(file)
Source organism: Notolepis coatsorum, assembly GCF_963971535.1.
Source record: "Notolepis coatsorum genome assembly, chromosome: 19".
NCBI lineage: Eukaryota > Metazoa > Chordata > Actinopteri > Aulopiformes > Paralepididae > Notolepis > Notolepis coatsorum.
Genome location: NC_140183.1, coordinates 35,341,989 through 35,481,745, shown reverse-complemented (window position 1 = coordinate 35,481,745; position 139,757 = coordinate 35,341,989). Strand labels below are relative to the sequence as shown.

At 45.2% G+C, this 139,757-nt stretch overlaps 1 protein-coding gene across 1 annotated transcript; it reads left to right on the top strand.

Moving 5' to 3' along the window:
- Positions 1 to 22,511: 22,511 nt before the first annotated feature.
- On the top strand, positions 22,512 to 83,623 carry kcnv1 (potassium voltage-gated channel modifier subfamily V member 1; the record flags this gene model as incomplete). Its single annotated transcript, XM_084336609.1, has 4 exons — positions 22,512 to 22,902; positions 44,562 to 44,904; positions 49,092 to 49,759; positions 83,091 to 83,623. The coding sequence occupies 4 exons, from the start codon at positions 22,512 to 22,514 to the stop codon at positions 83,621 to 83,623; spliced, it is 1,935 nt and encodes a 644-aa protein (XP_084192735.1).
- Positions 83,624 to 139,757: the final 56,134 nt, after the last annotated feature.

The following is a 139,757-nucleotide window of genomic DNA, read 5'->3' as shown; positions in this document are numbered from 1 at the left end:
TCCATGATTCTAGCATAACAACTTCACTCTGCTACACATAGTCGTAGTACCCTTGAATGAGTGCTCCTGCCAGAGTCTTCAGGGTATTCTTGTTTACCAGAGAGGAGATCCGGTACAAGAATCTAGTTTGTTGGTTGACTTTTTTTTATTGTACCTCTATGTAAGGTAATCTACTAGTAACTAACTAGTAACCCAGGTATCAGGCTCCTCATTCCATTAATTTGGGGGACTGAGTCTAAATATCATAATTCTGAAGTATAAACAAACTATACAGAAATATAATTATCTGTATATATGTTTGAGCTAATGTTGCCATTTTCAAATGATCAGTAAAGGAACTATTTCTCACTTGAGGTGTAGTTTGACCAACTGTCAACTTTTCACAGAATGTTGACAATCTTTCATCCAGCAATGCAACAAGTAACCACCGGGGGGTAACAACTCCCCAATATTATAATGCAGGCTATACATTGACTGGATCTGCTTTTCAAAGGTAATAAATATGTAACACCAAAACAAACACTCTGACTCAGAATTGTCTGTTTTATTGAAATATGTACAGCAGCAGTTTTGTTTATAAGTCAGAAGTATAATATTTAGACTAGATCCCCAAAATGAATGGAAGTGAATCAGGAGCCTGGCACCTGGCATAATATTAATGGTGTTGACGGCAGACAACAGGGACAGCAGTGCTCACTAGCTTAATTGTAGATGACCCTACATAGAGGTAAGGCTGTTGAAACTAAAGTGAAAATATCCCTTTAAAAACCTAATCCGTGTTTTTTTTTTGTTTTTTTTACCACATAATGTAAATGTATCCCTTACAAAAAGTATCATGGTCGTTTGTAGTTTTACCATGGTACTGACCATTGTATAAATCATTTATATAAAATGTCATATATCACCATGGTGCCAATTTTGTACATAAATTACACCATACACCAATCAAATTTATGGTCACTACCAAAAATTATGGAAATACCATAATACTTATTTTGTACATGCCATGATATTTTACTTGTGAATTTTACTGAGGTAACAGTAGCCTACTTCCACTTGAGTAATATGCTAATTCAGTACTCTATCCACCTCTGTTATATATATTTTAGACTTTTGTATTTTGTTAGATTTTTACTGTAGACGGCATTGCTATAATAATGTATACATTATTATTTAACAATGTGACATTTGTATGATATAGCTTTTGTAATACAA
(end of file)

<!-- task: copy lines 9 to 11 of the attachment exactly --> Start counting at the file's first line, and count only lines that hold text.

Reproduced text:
- Positions 83,624 to 139,757: the final 56,134 nt, after the last annotated feature.

The following is a 139,757-nucleotide window of genomic DNA, read 5'->3' as shown; positions in this document are numbered from 1 at the left end:
TCCATGATTCTAGCATAACAACTTCACTCTGCTACACATAGTCGTAGTACCCTTGAATGAGTGCTCCTGCCAGAGTCTTCAGGGTATTCTTGTTTACCAGAGAGGAGATCCGGTACAAGAATCTAGTTTGTTGGTTGACTTTTTTTTATTGTACCTCTATGTAAGGTAATCTACTAGTAACTAACTAGTAACCCAGGTATCAGGCTCCTCATTCCATTAATTTGGGGGACTGAGTCTAAATATCATAATTCTGAAGTATAAACAAACTATACAGAAATATAATTATCTGTATATATGTTTGAGCTAATGTTGCCATTTTCAAATGATCAGTAAAGGAACTATTTCTCACTTGAGGTGTAGTTTGACCAACTGTCAACTTTTCACAGAATGTTGACAATCTTTCATCCAGCAATGCAACAAGTAACCACCGGGGGGTAACAACTCCCCAATATTATAATGCAGGCTATACATTGACTGGATCTGCTTTTCAAAGGTAATAAATATGTAACACCAAAACAAACACTCTGACTCAGAATTGTCTGTTTTATTGAAATATGTACAGCAGCAGTTTTGTTTATAAGTCAGAAGTATAATATTTAGACTAGATCCCCAAAATGAATGGAAGTGAATCAGGAGCCTGGCACCTGGCATAATATTAATGGTGTTGACGGCAGACAACAGGGACAGCAGTGCTCACTAGCTTAATTGTAGATGACCCTACATAGAGGTAAGGCTGTTGAAACTAAAGTGAAAATATCCCTTTAAAAACCTAATCCGTGTTTTTTTTTTGTTTTTTTTACCACATAATGTAAATGTATCCCTTACAAAAAGTATCATGGTCGTTTGTAGTTTTACCATGGTACTGACCATTGTATAAATCATTTATATAAAATGTCATATATCACCATGGTGCCAATTTTGTACATAAATTACACCATACACCAATCAAATTTATGGTCACTACCAAAAATTATGGAAATACCATAATACTTATTTTGTACATGCCATGATATTTTACTTGTGAATTTTACTGAGGTAACAGTAGCCTACTTCCACTTGAGTAATATGCTAATTCAGTACTCTATCCACCTCTGTTATATATATTTTAGACTTTTGTATTTTGTTAGATTTTTACTGTAGACGGCATTGCTATAATAATGTATACATTATTATTTAACAATGTGACATTTGTATGATATAGCTTTTGTAATACAA